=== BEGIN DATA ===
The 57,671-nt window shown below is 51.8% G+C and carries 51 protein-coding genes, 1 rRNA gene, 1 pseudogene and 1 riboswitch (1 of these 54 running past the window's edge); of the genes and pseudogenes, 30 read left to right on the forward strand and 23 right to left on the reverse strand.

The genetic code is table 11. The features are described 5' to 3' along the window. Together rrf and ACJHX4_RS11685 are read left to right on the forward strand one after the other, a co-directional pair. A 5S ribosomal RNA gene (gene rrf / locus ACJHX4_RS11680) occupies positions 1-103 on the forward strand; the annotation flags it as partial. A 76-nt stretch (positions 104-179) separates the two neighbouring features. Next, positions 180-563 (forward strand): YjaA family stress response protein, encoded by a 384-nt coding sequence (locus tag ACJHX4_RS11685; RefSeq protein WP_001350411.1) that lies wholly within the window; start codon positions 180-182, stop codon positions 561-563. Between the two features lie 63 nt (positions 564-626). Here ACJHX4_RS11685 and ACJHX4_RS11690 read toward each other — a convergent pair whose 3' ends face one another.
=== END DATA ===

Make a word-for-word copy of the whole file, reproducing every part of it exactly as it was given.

The 57,671-nt window shown below is 51.8% G+C and carries 51 protein-coding genes, 1 rRNA gene, 1 pseudogene and 1 riboswitch (1 of these 54 running past the window's edge); of the genes and pseudogenes, 30 read left to right on the forward strand and 23 right to left on the reverse strand.

The genetic code is table 11. The features are described 5' to 3' along the window. Together rrf and ACJHX4_RS11685 are read left to right on the forward strand one after the other, a co-directional pair. A 5S ribosomal RNA gene (gene rrf / locus ACJHX4_RS11680) occupies positions 1-103 on the forward strand; the annotation flags it as partial. A 76-nt stretch (positions 104-179) separates the two neighbouring features. Next, positions 180-563 (forward strand): YjaA family stress response protein, encoded by a 384-nt coding sequence (locus tag ACJHX4_RS11685; RefSeq protein WP_001350411.1) that lies wholly within the window; start codon positions 180-182, stop codon positions 561-563. Between the two features lie 63 nt (positions 564-626). Here ACJHX4_RS11685 and ACJHX4_RS11690 read toward each other — a convergent pair whose 3' ends face one another.